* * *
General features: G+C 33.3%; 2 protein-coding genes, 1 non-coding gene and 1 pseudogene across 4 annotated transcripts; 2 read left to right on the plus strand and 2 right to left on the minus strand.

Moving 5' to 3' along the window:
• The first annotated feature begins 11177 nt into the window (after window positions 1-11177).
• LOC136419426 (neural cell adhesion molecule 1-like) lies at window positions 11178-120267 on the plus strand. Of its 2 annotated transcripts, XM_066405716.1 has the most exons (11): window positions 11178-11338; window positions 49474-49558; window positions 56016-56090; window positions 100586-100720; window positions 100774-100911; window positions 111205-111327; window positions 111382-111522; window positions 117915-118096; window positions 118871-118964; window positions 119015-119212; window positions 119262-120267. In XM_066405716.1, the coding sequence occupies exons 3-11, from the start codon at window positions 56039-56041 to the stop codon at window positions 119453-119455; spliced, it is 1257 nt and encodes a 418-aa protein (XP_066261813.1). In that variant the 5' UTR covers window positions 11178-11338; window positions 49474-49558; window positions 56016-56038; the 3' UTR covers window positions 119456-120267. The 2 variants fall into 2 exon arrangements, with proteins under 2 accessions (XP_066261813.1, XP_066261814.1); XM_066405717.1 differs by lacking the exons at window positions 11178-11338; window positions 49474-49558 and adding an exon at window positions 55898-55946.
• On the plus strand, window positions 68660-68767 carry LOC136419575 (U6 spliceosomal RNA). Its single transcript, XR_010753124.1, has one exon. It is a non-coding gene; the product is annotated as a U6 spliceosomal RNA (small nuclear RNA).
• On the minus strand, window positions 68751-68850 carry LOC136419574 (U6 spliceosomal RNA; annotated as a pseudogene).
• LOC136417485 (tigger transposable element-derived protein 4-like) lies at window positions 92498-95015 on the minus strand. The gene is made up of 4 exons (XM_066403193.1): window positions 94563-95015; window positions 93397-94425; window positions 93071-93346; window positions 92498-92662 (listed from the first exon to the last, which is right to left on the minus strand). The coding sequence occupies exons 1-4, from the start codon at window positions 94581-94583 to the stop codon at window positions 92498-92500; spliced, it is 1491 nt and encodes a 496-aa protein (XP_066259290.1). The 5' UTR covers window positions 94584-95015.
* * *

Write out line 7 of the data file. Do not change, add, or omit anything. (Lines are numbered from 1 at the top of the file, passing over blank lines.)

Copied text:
• LOC136417485 (tigger transposable element-derived protein 4-like) lies at window positions 92498-95015 on the minus strand. The gene is made up of 4 exons (XM_066403193.1): window positions 94563-95015; window positions 93397-94425; window positions 93071-93346; window positions 92498-92662 (listed from the first exon to the last, which is right to left on the minus strand). The coding sequence occupies exons 1-4, from the start codon at window positions 94581-94583 to the stop codon at window positions 92498-92500; spliced, it is 1491 nt and encodes a 496-aa protein (XP_066259290.1). The 5' UTR covers window positions 94584-95015.